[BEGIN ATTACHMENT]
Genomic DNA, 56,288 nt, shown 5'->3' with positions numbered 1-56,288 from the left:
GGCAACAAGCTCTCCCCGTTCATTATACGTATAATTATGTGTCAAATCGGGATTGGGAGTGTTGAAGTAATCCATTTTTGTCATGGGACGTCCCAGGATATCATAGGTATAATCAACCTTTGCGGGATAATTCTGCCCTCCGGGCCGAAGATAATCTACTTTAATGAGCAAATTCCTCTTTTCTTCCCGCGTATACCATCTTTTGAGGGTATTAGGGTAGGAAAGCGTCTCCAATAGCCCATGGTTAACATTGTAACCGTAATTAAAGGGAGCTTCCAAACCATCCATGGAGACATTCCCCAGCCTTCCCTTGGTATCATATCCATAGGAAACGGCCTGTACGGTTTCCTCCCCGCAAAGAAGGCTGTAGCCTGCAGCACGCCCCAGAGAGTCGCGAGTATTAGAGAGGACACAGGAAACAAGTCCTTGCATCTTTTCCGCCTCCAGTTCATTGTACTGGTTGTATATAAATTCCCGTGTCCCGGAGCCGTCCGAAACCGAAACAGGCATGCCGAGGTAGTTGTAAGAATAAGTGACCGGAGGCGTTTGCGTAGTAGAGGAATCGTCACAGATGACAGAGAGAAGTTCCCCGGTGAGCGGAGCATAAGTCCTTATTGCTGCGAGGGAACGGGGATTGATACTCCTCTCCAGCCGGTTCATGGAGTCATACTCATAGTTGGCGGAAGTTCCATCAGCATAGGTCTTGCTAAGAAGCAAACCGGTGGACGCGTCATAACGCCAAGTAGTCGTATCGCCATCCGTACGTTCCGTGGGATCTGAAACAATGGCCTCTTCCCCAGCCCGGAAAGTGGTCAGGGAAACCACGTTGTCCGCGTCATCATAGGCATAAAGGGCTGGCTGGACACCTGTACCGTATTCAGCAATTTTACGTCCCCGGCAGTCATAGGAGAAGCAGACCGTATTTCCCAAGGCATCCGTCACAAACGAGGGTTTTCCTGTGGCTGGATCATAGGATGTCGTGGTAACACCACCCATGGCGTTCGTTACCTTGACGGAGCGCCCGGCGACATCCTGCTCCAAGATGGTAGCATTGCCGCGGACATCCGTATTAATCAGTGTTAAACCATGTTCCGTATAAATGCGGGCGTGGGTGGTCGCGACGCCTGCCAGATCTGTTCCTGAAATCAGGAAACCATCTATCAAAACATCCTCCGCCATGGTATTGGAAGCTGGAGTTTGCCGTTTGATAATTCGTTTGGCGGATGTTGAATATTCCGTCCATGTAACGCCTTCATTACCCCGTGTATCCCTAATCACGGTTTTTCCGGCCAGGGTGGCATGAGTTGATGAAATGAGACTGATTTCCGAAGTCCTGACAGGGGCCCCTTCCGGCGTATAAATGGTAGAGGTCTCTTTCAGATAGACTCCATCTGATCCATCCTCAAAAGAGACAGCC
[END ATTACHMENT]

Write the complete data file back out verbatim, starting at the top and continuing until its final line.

Genomic DNA, 56,288 nt, shown 5'->3' with positions numbered 1-56,288 from the left:
GGCAACAAGCTCTCCCCGTTCATTATACGTATAATTATGTGTCAAATCGGGATTGGGAGTGTTGAAGTAATCCATTTTTGTCATGGGACGTCCCAGGATATCATAGGTATAATCAACCTTTGCGGGATAATTCTGCCCTCCGGGCCGAAGATAATCTACTTTAATGAGCAAATTCCTCTTTTCTTCCCGCGTATACCATCTTTTGAGGGTATTAGGGTAGGAAAGCGTCTCCAATAGCCCATGGTTAACATTGTAACCGTAATTAAAGGGAGCTTCCAAACCATCCATGGAGACATTCCCCAGCCTTCCCTTGGTATCATATCCATAGGAAACGGCCTGTACGGTTTCCTCCCCGCAAAGAAGGCTGTAGCCTGCAGCACGCCCCAGAGAGTCGCGAGTATTAGAGAGGACACAGGAAACAAGTCCTTGCATCTTTTCCGCCTCCAGTTCATTGTACTGGTTGTATATAAATTCCCGTGTCCCGGAGCCGTCCGAAACCGAAACAGGCATGCCGAGGTAGTTGTAAGAATAAGTGACCGGAGGCGTTTGCGTAGTAGAGGAATCGTCACAGATGACAGAGAGAAGTTCCCCGGTGAGCGGAGCATAAGTCCTTATTGCTGCGAGGGAACGGGGATTGATACTCCTCTCCAGCCGGTTCATGGAGTCATACTCATAGTTGGCGGAAGTTCCATCAGCATAGGTCTTGCTAAGAAGCAAACCGGTGGACGCGTCATAACGCCAAGTAGTCGTATCGCCATCCGTACGTTCCGTGGGATCTGAAACAATGGCCTCTTCCCCAGCCCGGAAAGTGGTCAGGGAAACCACGTTGTCCGCGTCATCATAGGCATAAAGGGCTGGCTGGACACCTGTACCGTATTCAGCAATTTTACGTCCCCGGCAGTCATAGGAGAAGCAGACCGTATTTCCCAAGGCATCCGTCACAAACGAGGGTTTTCCTGTGGCTGGATCATAGGATGTCGTGGTAACACCACCCATGGCGTTCGTTACCTTGACGGAGCGCCCGGCGACATCCTGCTCCAAGATGGTAGCATTGCCGCGGACATCCGTATTAATCAGTGTTAAACCATGTTCCGTATAAATGCGGGCGTGGGTGGTCGCGACGCCTGCCAGATCTGTTCCTGAAATCAGGAAACCATCTATCAAAACATCCTCCGCCATGGTATTGGAAGCTGGAGTTTGCCGTTTGATAATTCGTTTGGCGGATGTTGAATATTCCGTCCATGTAACGCCTTCATTACCCCGTGTATCCCTAATCACGGTTTTTCCGGCCAGGGTGGCATGAGTTGATGAAATGAGACTGATTTCCGAAGTCCTGACAGGGGCCCCTTCCGGCGTATAAATGGTAGAGGTCTCTTTCAGATAGACTCCATCTGATCCATCCTCAAAAGAGACAGCC